My father introduced me to the "Cross the Network" puzzle when I was a kid. Here it is, as described by Martin Gardner in one of his early Mathematical Recreations columns, which ran in Scientific American from the 1930s to the 1980s.
One of the oldest of topological puzzles, familiar to many a schoolboy, consists of drawing a continuous line across the closed network shown in Figure 51 so that the line crosses each of the 16 segments of the network only once. The curved line shown here does not solve the puzzle because it leaves one segment uncrossed. No "trick" solutions are allowed, such as passing the line through a vertex or along one of the segments.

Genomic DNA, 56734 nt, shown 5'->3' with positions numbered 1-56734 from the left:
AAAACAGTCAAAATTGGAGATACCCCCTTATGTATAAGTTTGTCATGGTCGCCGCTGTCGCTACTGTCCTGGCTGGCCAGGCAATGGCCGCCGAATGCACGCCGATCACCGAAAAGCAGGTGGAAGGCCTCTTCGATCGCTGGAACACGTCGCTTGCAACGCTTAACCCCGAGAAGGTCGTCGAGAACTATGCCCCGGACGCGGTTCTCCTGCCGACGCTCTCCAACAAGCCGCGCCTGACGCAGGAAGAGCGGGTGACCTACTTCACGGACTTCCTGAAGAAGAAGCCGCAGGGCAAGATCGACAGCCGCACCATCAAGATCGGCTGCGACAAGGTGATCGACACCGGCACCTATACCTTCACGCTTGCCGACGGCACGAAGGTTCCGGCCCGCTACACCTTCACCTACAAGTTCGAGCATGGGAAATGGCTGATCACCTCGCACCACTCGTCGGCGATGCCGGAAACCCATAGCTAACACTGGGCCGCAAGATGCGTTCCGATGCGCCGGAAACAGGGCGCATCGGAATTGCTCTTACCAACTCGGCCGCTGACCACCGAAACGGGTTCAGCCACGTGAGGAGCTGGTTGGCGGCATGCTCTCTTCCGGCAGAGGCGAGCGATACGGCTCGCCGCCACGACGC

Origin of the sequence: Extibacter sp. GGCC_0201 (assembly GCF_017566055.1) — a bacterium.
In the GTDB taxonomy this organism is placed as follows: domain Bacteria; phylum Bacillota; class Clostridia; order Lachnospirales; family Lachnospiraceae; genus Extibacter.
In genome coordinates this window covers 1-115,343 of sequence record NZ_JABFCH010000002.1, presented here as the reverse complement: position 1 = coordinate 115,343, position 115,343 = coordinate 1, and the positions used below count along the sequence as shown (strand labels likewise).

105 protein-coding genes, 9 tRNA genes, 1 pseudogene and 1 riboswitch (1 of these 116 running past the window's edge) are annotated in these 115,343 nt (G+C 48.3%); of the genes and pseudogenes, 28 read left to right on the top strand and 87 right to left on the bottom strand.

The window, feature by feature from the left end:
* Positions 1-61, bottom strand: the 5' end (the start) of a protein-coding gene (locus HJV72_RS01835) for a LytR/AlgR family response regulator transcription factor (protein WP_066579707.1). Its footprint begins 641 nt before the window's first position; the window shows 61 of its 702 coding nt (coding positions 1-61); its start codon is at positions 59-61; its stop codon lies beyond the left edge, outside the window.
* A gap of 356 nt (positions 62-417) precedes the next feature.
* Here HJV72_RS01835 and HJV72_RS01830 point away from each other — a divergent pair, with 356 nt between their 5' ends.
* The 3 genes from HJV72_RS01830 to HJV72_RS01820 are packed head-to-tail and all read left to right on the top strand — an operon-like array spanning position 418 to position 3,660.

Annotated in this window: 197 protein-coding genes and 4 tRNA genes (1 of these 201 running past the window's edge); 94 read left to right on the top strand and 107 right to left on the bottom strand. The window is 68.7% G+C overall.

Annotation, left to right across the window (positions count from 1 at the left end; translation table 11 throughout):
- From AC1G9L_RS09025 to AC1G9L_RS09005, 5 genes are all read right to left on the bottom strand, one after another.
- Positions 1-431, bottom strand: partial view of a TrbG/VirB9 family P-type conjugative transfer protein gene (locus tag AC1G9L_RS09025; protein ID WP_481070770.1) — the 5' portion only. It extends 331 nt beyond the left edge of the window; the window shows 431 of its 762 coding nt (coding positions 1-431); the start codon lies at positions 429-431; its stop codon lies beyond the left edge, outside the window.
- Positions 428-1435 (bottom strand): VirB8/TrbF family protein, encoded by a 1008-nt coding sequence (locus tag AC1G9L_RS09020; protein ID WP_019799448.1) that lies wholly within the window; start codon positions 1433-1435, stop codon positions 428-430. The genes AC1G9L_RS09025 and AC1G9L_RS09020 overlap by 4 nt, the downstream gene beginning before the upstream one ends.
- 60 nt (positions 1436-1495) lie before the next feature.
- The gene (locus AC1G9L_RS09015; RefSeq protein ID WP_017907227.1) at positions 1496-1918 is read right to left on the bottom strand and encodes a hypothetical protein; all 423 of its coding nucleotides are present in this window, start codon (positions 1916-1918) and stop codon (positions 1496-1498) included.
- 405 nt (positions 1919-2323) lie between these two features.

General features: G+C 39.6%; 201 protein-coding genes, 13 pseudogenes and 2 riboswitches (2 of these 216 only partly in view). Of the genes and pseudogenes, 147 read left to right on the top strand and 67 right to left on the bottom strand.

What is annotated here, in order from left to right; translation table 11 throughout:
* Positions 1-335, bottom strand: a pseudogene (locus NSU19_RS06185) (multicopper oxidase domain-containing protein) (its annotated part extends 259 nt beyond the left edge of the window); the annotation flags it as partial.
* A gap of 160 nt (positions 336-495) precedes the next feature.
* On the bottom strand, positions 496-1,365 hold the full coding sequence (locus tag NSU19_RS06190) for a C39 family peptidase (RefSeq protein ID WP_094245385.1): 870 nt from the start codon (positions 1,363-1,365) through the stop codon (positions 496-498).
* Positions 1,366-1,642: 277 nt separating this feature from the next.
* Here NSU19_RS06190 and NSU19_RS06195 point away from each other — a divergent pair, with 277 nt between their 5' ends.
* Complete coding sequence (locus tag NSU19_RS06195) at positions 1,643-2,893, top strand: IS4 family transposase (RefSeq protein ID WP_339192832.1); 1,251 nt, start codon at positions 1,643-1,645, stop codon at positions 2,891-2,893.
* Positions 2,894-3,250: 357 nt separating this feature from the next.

It turns out there is a solution. Is it a "trick?" That's up for you to decide.
This puzzle, and many others, are in Gardner's Hexaflexagons and Other Mathematical Diversions: The First Scientific American Book of Puzzles and Games. Used copies available cheap!